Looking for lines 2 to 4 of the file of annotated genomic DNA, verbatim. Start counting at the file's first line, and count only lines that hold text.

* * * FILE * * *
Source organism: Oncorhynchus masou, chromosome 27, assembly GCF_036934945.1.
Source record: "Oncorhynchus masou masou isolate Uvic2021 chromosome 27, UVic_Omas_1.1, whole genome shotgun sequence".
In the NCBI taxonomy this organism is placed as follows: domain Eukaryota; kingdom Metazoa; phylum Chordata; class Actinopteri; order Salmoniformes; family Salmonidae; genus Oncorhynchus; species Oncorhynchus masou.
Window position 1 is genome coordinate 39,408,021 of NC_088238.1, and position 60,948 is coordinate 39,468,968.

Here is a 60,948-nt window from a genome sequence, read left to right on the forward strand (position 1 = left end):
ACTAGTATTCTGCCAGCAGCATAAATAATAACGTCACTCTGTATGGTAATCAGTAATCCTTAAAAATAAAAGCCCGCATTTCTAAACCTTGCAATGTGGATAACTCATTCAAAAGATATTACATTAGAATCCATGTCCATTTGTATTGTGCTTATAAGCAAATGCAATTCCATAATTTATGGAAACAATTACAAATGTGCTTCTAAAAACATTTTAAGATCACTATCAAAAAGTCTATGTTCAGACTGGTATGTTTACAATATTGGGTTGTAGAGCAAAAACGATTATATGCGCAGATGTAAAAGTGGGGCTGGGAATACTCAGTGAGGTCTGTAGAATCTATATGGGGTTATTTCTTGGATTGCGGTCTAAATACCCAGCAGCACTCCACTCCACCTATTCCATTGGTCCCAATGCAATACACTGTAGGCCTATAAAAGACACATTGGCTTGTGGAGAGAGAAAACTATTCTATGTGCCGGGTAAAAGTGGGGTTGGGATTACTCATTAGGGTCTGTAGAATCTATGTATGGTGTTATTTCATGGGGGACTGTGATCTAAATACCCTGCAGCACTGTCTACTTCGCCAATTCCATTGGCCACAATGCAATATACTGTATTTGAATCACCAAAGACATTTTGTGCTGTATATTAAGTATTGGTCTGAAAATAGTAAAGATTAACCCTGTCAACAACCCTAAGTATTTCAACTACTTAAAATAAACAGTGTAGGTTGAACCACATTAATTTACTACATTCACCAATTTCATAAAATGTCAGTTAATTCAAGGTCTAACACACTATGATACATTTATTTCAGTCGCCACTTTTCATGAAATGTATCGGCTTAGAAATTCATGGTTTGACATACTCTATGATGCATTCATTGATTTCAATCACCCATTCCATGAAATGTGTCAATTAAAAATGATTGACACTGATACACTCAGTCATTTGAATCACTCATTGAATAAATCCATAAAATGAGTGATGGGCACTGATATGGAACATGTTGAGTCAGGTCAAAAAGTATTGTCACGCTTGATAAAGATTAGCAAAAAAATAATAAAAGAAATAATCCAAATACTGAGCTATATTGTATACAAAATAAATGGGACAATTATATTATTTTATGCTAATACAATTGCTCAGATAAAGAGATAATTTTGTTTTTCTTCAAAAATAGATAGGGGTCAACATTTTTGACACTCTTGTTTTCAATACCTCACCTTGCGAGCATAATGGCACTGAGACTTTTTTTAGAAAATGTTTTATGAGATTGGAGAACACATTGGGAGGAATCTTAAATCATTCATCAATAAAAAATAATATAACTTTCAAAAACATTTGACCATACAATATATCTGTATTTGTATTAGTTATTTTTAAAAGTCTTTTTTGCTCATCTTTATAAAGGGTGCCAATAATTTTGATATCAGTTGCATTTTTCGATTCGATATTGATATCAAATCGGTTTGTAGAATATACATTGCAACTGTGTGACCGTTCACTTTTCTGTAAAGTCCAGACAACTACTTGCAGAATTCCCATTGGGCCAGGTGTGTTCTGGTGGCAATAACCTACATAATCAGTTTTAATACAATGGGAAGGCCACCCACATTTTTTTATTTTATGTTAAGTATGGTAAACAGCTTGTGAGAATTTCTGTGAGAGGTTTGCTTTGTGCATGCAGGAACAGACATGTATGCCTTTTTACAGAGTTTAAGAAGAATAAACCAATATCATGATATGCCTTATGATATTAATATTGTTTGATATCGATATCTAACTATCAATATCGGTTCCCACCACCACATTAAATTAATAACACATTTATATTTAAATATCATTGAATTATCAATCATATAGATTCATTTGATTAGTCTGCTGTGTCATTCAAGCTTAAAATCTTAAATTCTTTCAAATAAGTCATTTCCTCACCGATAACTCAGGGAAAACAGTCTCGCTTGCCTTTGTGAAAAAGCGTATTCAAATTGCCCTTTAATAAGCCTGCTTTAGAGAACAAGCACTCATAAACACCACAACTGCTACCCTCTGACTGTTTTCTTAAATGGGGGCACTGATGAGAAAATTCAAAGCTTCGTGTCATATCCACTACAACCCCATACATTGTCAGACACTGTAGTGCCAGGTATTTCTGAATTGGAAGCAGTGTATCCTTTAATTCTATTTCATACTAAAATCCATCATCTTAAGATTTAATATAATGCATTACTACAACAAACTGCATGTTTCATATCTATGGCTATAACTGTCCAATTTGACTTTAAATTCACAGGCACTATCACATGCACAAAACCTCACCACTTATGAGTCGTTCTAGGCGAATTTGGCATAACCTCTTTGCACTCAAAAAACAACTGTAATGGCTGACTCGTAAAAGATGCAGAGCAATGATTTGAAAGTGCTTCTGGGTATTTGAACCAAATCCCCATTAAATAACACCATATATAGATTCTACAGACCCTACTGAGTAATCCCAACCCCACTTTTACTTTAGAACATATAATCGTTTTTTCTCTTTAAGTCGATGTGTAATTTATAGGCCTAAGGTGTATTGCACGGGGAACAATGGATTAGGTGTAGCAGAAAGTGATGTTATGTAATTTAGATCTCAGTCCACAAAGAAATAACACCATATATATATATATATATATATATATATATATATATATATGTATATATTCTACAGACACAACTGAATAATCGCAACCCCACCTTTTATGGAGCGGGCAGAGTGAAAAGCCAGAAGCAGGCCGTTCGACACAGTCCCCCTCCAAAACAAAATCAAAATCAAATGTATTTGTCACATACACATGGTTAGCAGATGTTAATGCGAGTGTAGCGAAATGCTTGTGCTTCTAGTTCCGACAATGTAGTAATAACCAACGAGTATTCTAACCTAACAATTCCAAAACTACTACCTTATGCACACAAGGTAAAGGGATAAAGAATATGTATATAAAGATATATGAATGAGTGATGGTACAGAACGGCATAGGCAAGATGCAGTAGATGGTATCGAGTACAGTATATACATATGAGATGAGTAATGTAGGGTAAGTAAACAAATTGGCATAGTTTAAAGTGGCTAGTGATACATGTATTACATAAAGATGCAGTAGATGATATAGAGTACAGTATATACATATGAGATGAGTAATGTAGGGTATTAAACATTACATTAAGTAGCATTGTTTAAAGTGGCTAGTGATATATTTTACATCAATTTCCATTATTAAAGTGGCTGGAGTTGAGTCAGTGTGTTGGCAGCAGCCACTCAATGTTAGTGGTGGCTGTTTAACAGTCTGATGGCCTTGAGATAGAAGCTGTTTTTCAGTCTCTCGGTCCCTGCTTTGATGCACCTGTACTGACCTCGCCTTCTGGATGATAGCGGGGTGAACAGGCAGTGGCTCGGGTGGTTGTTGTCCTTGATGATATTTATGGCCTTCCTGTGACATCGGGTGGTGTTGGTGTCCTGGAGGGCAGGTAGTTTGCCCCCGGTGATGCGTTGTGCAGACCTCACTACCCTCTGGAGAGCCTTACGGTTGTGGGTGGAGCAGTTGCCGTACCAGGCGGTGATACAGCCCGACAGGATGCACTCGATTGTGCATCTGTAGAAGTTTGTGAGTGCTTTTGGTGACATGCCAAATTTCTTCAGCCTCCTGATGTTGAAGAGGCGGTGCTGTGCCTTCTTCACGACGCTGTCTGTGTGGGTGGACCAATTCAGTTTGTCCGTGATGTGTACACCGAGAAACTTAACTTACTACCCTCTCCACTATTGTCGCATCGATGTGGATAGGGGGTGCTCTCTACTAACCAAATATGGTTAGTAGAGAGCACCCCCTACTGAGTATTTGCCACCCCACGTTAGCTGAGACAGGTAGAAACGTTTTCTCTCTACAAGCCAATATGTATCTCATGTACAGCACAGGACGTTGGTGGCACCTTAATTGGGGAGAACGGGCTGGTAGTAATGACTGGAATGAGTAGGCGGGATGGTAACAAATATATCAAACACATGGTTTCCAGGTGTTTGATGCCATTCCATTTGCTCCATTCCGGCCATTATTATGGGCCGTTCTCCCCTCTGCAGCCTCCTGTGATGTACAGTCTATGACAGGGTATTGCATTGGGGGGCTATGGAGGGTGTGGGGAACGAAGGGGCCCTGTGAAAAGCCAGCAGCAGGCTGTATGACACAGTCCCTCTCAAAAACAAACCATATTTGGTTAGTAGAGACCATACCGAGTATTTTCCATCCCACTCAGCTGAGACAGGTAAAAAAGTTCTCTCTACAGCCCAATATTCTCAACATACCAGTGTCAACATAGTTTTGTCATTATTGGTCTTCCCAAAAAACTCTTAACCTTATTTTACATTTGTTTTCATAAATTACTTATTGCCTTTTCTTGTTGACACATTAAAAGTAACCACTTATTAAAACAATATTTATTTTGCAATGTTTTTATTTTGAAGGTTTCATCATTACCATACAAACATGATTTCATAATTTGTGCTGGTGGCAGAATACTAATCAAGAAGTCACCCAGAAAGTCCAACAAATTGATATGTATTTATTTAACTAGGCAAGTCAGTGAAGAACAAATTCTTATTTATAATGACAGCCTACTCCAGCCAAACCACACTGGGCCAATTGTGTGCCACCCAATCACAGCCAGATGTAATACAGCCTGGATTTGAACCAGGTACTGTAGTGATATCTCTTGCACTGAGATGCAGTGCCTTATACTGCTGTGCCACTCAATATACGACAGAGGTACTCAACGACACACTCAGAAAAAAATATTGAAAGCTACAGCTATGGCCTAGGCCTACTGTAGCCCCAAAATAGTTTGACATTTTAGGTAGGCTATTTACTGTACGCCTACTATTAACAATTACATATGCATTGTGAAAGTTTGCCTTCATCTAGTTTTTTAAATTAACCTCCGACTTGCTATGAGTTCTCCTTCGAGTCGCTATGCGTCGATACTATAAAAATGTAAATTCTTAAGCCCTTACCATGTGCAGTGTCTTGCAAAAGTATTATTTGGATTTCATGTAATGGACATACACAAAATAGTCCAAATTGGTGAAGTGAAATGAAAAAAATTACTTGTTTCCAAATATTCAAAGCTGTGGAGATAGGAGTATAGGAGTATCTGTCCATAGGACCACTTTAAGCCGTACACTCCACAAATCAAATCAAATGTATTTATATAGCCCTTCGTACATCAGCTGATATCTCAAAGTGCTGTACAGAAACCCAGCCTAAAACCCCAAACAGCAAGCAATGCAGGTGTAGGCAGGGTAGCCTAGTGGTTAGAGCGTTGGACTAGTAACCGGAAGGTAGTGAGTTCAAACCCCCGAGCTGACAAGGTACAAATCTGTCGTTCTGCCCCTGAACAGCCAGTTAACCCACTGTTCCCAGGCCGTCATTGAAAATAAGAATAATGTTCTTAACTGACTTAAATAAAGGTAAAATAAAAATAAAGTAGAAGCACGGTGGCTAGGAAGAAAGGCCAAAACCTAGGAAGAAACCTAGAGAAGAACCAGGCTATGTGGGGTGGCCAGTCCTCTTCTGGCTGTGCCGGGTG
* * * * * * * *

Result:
Source record: "Oncorhynchus masou masou isolate Uvic2021 chromosome 27, UVic_Omas_1.1, whole genome shotgun sequence".
In the NCBI taxonomy this organism is placed as follows: domain Eukaryota; kingdom Metazoa; phylum Chordata; class Actinopteri; order Salmoniformes; family Salmonidae; genus Oncorhynchus; species Oncorhynchus masou.
Window position 1 is genome coordinate 39,408,021 of NC_088238.1, and position 60,948 is coordinate 39,468,968.